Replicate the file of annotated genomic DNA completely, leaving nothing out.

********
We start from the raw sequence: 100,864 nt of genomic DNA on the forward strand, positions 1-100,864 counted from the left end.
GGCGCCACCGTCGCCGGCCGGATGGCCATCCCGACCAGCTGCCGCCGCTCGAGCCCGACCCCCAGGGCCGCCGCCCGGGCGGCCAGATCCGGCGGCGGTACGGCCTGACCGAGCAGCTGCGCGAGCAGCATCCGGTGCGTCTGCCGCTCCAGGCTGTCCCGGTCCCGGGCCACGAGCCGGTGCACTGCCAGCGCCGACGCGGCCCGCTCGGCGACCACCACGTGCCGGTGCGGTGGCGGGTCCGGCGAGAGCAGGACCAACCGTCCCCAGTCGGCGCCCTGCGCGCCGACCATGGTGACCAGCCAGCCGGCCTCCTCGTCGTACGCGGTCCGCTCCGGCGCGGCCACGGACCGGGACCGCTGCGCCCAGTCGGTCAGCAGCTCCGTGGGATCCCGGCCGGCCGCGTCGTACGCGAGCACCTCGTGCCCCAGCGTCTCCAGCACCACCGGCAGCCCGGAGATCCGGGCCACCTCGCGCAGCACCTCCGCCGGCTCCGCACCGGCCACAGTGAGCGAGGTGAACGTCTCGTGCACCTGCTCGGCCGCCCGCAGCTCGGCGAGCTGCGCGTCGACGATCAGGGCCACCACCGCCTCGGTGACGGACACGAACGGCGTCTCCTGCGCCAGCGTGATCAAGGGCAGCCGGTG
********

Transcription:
We start from the raw sequence: 100,864 nt of genomic DNA on the forward strand, positions 1-100,864 counted from the left end.
GGCGCCACCGTCGCCGGCCGGATGGCCATCCCGACCAGCTGCCGCCGCTCGAGCCCGACCCCCAGGGCCGCCGCCCGGGCGGCCAGATCCGGCGGCGGTACGGCCTGACCGAGCAGCTGCGCGAGCAGCATCCGGTGCGTCTGCCGCTCCAGGCTGTCCCGGTCCCGGGCCACGAGCCGGTGCACTGCCAGCGCCGACGCGGCCCGCTCGGCGACCACCACGTGCCGGTGCGGTGGCGGGTCCGGCGAGAGCAGGACCAACCGTCCCCAGTCGGCGCCCTGCGCGCCGACCATGGTGACCAGCCAGCCGGCCTCCTCGTCGTACGCGGTCCGCTCCGGCGCGGCCACGGACCGGGACCGCTGCGCCCAGTCGGTCAGCAGCTCCGTGGGATCCCGGCCGGCCGCGTCGTACGCGAGCACCTCGTGCCCCAGCGTCTCCAGCACCACCGGCAGCCCGGAGATCCGGGCCACCTCGCGCAGCACCTCCGCCGGCTCCGCACCGGCCACAGTGAGCGAGGTGAACGTCTCGTGCACCTGCTCGGCCGCCCGCAGCTCGGCGAGCTGCGCGTCGACGATCAGGGCCACCACCGCCTCGGTGACGGACACGAACGGCGTCTCCTGCGCCAGCGTGATCAAGGGCAGCCGGTG